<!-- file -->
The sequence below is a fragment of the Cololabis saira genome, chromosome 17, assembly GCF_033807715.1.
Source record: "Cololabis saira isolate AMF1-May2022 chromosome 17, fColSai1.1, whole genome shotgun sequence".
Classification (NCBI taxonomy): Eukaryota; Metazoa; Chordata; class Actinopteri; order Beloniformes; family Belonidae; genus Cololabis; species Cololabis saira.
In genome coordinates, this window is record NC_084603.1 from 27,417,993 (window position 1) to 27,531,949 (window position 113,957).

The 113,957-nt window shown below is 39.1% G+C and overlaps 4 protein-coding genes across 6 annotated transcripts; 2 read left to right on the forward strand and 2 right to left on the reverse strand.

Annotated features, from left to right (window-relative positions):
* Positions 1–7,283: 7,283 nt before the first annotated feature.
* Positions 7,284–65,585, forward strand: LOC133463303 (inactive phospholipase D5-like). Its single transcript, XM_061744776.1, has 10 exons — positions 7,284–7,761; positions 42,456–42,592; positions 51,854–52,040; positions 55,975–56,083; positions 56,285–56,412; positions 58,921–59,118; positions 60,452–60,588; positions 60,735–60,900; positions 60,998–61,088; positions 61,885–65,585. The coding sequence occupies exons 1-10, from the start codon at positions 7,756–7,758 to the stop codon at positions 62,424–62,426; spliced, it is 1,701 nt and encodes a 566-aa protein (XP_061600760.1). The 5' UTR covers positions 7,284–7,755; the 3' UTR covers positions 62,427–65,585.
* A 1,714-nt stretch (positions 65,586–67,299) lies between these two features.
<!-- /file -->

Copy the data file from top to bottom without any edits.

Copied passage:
The sequence below is a fragment of the Cololabis saira genome, chromosome 17, assembly GCF_033807715.1.
Source record: "Cololabis saira isolate AMF1-May2022 chromosome 17, fColSai1.1, whole genome shotgun sequence".
Classification (NCBI taxonomy): Eukaryota; Metazoa; Chordata; class Actinopteri; order Beloniformes; family Belonidae; genus Cololabis; species Cololabis saira.
In genome coordinates, this window is record NC_084603.1 from 27,417,993 (window position 1) to 27,531,949 (window position 113,957).

The 113,957-nt window shown below is 39.1% G+C and overlaps 4 protein-coding genes across 6 annotated transcripts; 2 read left to right on the forward strand and 2 right to left on the reverse strand.

Annotated features, from left to right (window-relative positions):
* Positions 1–7,283: 7,283 nt before the first annotated feature.
* Positions 7,284–65,585, forward strand: LOC133463303 (inactive phospholipase D5-like). Its single transcript, XM_061744776.1, has 10 exons — positions 7,284–7,761; positions 42,456–42,592; positions 51,854–52,040; positions 55,975–56,083; positions 56,285–56,412; positions 58,921–59,118; positions 60,452–60,588; positions 60,735–60,900; positions 60,998–61,088; positions 61,885–65,585. The coding sequence occupies exons 1-10, from the start codon at positions 7,756–7,758 to the stop codon at positions 62,424–62,426; spliced, it is 1,701 nt and encodes a 566-aa protein (XP_061600760.1). The 5' UTR covers positions 7,284–7,755; the 3' UTR covers positions 62,427–65,585.
* A 1,714-nt stretch (positions 65,586–67,299) lies between these two features.